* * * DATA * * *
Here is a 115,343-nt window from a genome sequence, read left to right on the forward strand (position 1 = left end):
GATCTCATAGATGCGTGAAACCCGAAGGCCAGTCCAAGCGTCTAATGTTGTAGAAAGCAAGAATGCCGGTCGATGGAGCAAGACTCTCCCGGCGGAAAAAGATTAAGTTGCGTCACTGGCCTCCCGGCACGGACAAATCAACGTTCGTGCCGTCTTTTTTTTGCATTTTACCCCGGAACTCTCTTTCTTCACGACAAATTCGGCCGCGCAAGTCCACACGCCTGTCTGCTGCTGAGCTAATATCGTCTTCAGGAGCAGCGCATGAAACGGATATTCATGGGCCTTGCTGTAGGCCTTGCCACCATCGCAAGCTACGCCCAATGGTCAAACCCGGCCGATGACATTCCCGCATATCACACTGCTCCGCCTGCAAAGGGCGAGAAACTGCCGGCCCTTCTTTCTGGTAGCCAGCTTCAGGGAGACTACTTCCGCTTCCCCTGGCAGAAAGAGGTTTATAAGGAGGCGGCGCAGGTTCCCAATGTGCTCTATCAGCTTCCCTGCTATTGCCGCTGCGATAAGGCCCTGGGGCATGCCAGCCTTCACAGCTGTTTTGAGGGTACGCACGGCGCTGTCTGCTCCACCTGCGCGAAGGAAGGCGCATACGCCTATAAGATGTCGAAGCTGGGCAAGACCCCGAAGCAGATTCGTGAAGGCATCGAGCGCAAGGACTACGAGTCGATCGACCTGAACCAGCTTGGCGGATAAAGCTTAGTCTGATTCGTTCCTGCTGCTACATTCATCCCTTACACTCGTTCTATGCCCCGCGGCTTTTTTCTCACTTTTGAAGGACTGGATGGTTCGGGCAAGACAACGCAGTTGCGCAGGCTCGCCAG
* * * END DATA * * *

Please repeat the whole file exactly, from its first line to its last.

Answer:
Here is a 115,343-nt window from a genome sequence, read left to right on the forward strand (position 1 = left end):
GATCTCATAGATGCGTGAAACCCGAAGGCCAGTCCAAGCGTCTAATGTTGTAGAAAGCAAGAATGCCGGTCGATGGAGCAAGACTCTCCCGGCGGAAAAAGATTAAGTTGCGTCACTGGCCTCCCGGCACGGACAAATCAACGTTCGTGCCGTCTTTTTTTTGCATTTTACCCCGGAACTCTCTTTCTTCACGACAAATTCGGCCGCGCAAGTCCACACGCCTGTCTGCTGCTGAGCTAATATCGTCTTCAGGAGCAGCGCATGAAACGGATATTCATGGGCCTTGCTGTAGGCCTTGCCACCATCGCAAGCTACGCCCAATGGTCAAACCCGGCCGATGACATTCCCGCATATCACACTGCTCCGCCTGCAAAGGGCGAGAAACTGCCGGCCCTTCTTTCTGGTAGCCAGCTTCAGGGAGACTACTTCCGCTTCCCCTGGCAGAAAGAGGTTTATAAGGAGGCGGCGCAGGTTCCCAATGTGCTCTATCAGCTTCCCTGCTATTGCCGCTGCGATAAGGCCCTGGGGCATGCCAGCCTTCACAGCTGTTTTGAGGGTACGCACGGCGCTGTCTGCTCCACCTGCGCGAAGGAAGGCGCATACGCCTATAAGATGTCGAAGCTGGGCAAGACCCCGAAGCAGATTCGTGAAGGCATCGAGCGCAAGGACTACGAGTCGATCGACCTGAACCAGCTTGGCGGATAAAGCTTAGTCTGATTCGTTCCTGCTGCTACATTCATCCCTTACACTCGTTCTATGCCCCGCGGCTTTTTTCTCACTTTTGAAGGACTGGATGGTTCGGGCAAGACAACGCAGTTGCGCAGGCTCGCCAG